Streams

Brooke Gladstone

Host, On The Media

Brooke Gladstone is best known for the …pause…that Bob Garfield inserts before mentioning her name in the credits for On the Media. Among her other accomplishments, she was an NPR Moscow-based reporter, its first media reporter, senior editor of NPR’s All Things Considered, and the senior editor of Weekend Edition with Scott Simon. As the years progress, she grows ever more senior.

She’s the recipient of two Peabody Awards, a National Press Club Award, an Overseas Press Club Award and many others you tend to collect if you hang out in public radio long enough.

Just before coming to On the Media, she did some pilots for WNYC of a call-in show about human relationships with Dan Savage called A More Perfect Union. That was pretty cool.

She also is the author of The Influencing Machine (W.W. Norton), a media manifesto in graphic form, listed among the top books of 2011 by The New Yorker, Publisher’s Weekly, Kirkus Reviews and Library Journal, and among the “10 Masterpieces of Graphic Nonfiction” by The Atlantic.

Gladstone always wanted to be a comic hero and she finally did it. Here she is animated.

At WNYC’s 2012 Christmas party, backed by the fabulous Radio Flyers band, she sang “Bei Mir Bist Du Schoen,” with her sisters Lisa and Stacey, thus fulfilling all her dreams.

Shows and Blogs:

Brooke Gladstone appears in the following:

Mexico's Missing 43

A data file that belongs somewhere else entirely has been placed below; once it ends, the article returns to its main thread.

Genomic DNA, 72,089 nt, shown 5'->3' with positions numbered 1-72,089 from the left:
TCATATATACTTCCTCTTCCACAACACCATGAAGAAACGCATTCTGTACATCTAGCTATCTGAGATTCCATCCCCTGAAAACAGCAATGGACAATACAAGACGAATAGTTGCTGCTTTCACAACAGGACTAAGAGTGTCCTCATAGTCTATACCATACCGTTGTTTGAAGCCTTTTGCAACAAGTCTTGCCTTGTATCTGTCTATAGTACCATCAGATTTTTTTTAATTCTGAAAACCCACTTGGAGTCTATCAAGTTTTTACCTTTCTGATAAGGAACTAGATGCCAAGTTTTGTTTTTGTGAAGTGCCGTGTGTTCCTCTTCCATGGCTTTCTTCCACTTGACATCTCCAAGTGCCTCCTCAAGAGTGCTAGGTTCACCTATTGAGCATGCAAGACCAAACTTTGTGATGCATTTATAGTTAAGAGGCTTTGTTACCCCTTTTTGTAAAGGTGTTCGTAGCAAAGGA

Friday, April 29, 2016

The haunting disappearance of 43 students in Mexico may finally force a kind of reckoning.

A Recent History of Electoral Skulduggery

Friday, April 29, 2016

Cruz and Kasich's short-lived alliance was just the latest GOP maneuver to block the presumptive nominee, and the latest in a long history of electoral skulduggery.

Revisiting the Belfast Project

Wednesday, April 27, 2016

Boston College is once again being subpoenaed to turn over the confidential collection of interviews with Irish militia members known as the Belfast Project. 
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Our Shakespeare, Ourselves

Friday, April 22, 2016

How the fight over the true identity of William Shakespeare reflects shifting perceptions of culture, class, genius, art, and... ourselves. 

"We've Lived Tragedy for 35 Years": Performing a Shakespearean Comedy in Kabul

Friday, April 22, 2016

The staging of Shakespeare's comedy Love's Labors Lost in Kabul as a celebration of hope and a form of therapy.

VIDEO! Shakespeare In the Park

Tuesday, April 19, 2016

Brooke donned her finest ruff and took a trip to Washington Square Park to hear what the Bard means to the "rabble" (as he would say).
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Little Pink Pill

Wednesday, April 13, 2016

The first FDA-approved drug to treat sexual dysfunction in women has been hailed as "the female Viagra." But like nearly all aspects of the drug, it's not quite that simple.
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Panama and the USA: A Finance Story